Frozen shoulder (adhesive capsulitis) is stiffness, pain, and
limited range of movement in your
shoulder. It may happen after an injury or overuse or from a disease such as diabetes or
a stroke. The tissues around
the joint stiffen, scar tissue forms, and shoulder movements become difficult
and painful. The condition usually comes on slowly, then goes away slowly over the course of a year or more.
Frozen shoulder can develop when you stop using the joint
normally because of pain, injury, or a chronic health condition, such as
diabetes or a stroke. Any shoulder problem can lead to frozen shoulder if you
do not work to keep full range of motion.
Frozen shoulder occurs:
Your doctor may suspect frozen shoulder if a
physical exam reveals limited shoulder movement. An X-ray may be done to see whether symptoms are from another condition such as arthritis or a broken bone.
Treatment for frozen shoulder usually starts with
nonsteroidal anti-inflammatory drugs (NSAIDs) and
application of heat to the affected area, followed by gentle stretching. Ice
and medicines (including corticosteroid injections) may also be used to
reduce pain and swelling. And physical therapy can help increase your range of
motion. A frozen shoulder can take a year or more to get better. But if treatment is not helping, surgery is sometimes done to loosen some of the tight tissues around the shoulder. This surgery is often done with an arthroscope.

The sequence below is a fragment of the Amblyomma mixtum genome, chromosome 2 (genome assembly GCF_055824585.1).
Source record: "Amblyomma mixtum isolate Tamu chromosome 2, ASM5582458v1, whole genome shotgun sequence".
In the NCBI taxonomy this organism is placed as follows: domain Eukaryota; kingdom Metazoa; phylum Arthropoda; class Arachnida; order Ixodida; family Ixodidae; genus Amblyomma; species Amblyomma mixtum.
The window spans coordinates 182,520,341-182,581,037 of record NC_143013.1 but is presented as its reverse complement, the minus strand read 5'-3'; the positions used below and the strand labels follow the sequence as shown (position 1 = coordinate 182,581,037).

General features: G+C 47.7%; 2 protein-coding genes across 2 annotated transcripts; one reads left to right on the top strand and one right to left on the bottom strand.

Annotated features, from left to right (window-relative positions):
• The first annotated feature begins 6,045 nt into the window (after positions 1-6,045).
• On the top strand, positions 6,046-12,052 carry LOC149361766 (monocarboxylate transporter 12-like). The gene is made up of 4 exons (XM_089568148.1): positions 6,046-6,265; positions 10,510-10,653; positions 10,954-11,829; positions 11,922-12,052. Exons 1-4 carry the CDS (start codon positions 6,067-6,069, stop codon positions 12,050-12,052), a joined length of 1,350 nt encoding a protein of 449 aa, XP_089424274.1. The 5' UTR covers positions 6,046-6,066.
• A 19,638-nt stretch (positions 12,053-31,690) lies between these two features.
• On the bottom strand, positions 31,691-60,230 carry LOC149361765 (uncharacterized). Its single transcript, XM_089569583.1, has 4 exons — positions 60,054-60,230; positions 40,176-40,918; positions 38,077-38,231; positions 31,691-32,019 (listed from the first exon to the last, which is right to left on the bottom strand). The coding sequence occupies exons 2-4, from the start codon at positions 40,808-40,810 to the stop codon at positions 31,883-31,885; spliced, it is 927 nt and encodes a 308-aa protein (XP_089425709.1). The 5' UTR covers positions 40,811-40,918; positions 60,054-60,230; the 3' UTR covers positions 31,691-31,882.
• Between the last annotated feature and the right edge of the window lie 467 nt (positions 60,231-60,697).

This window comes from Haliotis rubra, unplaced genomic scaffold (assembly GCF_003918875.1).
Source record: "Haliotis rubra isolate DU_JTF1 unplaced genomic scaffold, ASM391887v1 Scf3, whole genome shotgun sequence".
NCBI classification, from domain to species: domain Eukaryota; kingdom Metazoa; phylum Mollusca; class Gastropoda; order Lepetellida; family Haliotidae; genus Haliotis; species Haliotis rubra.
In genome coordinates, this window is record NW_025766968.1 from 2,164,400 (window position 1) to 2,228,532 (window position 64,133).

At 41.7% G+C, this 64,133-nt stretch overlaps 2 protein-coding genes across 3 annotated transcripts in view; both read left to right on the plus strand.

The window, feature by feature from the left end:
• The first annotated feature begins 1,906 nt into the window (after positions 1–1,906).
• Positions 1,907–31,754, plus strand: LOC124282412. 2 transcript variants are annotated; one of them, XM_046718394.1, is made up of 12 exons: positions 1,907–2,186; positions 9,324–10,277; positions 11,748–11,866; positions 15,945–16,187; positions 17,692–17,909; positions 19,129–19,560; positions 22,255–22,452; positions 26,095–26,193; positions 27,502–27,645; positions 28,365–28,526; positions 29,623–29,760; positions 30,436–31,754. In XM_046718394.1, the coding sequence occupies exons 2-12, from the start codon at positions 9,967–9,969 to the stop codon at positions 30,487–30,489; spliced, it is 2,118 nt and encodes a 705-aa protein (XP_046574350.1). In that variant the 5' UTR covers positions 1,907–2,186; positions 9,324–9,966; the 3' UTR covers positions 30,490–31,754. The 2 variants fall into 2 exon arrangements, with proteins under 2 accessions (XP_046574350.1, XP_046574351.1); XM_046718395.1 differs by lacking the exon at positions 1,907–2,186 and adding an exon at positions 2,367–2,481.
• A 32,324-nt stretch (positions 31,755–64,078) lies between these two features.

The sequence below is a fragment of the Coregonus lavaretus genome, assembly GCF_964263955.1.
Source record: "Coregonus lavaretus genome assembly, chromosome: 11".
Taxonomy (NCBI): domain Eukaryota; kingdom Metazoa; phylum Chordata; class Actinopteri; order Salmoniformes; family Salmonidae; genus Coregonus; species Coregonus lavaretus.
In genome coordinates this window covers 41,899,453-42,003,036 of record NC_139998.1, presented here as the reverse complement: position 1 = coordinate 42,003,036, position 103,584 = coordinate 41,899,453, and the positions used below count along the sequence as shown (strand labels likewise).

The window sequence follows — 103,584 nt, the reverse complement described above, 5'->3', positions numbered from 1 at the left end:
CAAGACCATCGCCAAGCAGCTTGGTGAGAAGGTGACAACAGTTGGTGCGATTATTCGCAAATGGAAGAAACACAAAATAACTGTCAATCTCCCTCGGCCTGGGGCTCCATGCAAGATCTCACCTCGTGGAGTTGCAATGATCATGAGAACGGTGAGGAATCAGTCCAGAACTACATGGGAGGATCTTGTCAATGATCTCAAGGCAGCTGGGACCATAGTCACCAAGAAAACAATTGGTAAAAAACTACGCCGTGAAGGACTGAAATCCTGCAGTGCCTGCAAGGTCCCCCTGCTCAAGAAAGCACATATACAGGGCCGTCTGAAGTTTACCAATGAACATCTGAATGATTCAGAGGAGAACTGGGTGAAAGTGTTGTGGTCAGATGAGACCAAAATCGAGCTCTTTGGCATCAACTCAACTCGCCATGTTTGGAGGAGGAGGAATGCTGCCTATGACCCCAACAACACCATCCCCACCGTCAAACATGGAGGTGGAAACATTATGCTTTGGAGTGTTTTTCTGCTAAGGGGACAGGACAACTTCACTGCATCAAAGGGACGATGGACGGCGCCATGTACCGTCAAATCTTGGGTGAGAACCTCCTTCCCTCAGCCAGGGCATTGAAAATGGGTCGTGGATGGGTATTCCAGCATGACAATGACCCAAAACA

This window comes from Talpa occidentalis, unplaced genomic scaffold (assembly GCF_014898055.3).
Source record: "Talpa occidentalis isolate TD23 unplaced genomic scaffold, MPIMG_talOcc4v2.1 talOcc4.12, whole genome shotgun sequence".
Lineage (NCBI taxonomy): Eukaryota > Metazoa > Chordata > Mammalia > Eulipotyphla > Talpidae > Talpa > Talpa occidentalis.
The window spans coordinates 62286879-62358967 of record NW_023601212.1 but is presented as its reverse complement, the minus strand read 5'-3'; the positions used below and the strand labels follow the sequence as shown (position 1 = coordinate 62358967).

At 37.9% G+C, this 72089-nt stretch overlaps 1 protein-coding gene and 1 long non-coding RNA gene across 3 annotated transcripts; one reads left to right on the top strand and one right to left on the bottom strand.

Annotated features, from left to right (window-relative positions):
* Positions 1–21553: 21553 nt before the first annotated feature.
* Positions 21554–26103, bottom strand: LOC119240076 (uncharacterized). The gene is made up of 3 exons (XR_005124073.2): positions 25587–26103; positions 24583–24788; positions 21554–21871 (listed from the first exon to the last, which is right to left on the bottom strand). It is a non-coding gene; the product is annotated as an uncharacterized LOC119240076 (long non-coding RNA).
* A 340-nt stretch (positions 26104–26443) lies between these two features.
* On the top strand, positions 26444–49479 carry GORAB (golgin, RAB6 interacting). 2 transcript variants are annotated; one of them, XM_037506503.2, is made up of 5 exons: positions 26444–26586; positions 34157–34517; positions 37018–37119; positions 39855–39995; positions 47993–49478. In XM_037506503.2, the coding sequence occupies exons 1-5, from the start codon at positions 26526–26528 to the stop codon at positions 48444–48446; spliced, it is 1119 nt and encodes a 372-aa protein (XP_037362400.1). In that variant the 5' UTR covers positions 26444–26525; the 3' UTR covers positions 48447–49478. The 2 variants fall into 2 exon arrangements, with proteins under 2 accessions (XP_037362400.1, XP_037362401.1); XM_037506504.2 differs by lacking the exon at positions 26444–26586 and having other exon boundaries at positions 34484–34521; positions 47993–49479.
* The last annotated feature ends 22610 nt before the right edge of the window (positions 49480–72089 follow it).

Gentle, progressive range-of-motion exercises, stretching, and
using your shoulder more may help prevent frozen shoulder after surgery or an injury. Experts don't know what causes some cases of frozen shoulder, and it may not be possible to prevent these. But be patient and follow your doctor's advice. Frozen shoulder nearly always gets better over time.
The American Academy of Orthopaedic Surgeons (AAOS)
provides information and education to raise the public's awareness of
musculoskeletal conditions, with an emphasis on preventive measures. The AAOS
website contains information on orthopedic conditions and treatments, injury
prevention, and wellness and exercise.
The American Physical Therapy Association (APTA) Move Forward website provides information
and education to the public about physical therapy and how it is used to treat
certain conditions. APTA is a national
organization representing over 85,000 physical therapists, physical therapist
assistants, and students. APTA's goal is to foster advancements in physical
therapist education, practice, and research.
The National Institute of Arthritis and Musculoskeletal
and Skin Diseases (NIAMS) is a governmental institute that serves the public
and health professionals by providing information, locating other information
sources, and participating in a national federal database of health
information. NIAMS supports research into the causes, treatment, and prevention
of arthritis and musculoskeletal and skin diseases and supports the training of
scientists to carry out this research.
The NIAMS website provides
health information referrals to the NIAMS Clearinghouse, which has information
packages about diseases.
Other Works Consulted
McMahon PJ, Kaplan LD (2006). Shoulder stiffness section of Sports medicine. In HB Skinner, ed., Current Diagnosis and Treatment in Orthopedics, 4th ed, pp. 208–210. New York: McGraw-Hill.
Mercier LR (2008). Frozen shoulder (adhesive capsulitis) section of The shoulder. In Practical Orthopedics, 6th ed, pp. 66–67. Philadelphia: Mosby Elsevier.
August 7, 2012
William H. Blahd, Jr., MD, FACEP - Emergency Medicine
& Patrick J. McMahon, MD - Orthopedic Surgery
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